A person who’s falling into habitual substance abuse may:
- Justify taking more than what’s prescribed
- Mix drugs and alcohol
- Use illicit drugs in spite of the consequences
- Become withdrawn
- Exhibit risky behaviors to stay high
- Allowing their drug use to interfere with their daily lives
Substance abuse can quickly spiral into full-blown addiction in someone who’s hardwired for it. If you see these signs in yourself or someone else, get help immediately. Always get as much drug information as possible before agreeing to a prescription and avoid any type of recreational use.
The Anatomy of an Overdose
An overdose is described by the U.S. National Library of Medicine as “…when you take more than the normal or recommended amount of something, often a drug.
An overdose may result in serious, harmful symptoms or death.” Many people who overdose do so after a period of sobriety. They attempt to take the amount they were accustomed to after building up a tolerance and accidentally take too much.
Other accidental overdoses can occur when a person takes a volatile mixture of drugs or a substance that turns out to be more potent than the intended chemical. Any time it’s unintentional, it’s referred to as an “accidental overdose.”
There are times when an addict becomes so intoxicated or depressed they may attempt to intentionally overdose to take their own life. This is a sad complication of prolonged substance abuse.
Overdoses don’t always end in death or hospitalization, though. Any time someone takes too much of something, they’ve overdosed. The severity is based on the health effects they experience during and after the experience.
The Recovery Process
Each person who suffers from addiction will need to realize they have a problem and be willing to seek help. This may involve finding a rehab center that offers a medical detox facility capable of helping them get through the painful withdrawal process. Before choosing a rehab, consider these things:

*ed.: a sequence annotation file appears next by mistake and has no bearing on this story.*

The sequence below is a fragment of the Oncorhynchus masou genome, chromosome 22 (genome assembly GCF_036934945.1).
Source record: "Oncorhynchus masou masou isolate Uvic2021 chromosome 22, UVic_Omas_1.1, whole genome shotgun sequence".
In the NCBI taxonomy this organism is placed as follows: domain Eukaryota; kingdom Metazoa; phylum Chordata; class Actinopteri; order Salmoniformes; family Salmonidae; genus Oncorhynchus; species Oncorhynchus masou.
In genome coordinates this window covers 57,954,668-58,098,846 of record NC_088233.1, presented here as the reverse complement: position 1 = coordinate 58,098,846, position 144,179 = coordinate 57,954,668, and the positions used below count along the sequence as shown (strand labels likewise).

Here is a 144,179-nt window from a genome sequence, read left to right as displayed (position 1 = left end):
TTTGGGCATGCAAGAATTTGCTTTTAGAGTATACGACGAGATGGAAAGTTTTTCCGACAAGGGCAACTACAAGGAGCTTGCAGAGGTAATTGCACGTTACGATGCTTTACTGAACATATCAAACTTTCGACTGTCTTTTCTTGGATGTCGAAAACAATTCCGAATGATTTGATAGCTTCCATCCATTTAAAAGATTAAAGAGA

- Do you need inpatient or outpatient services?
- Will you require medical detox capabilities?
- The length of the program.
- The affiliation of the treatment programs.
- The type of facilities that you may need.
- The potential for peer counseling and aftercare services.
Exploring an Intervention
An intervention is a professionally led meeting between the addict and those who care about them. It’s intended to convince the addict to go into treatment as quickly as possible using a series of heartfelt personal pleas. These can only be as effective as the person suffering from the substance use disorder allows them to be.
Getting the Right Support to Stay Sober
Rehab is only as effective as the addict allows it to be. Peer counseling programs have been found to be both motivational and effective for rehab and aftercare programs.
In all reality, sobriety and recovery are possible, but require the right level of dedication and personal accountability to take root. If you or a loved one need support and help getting sober, contact (877) 322-2450. We can help.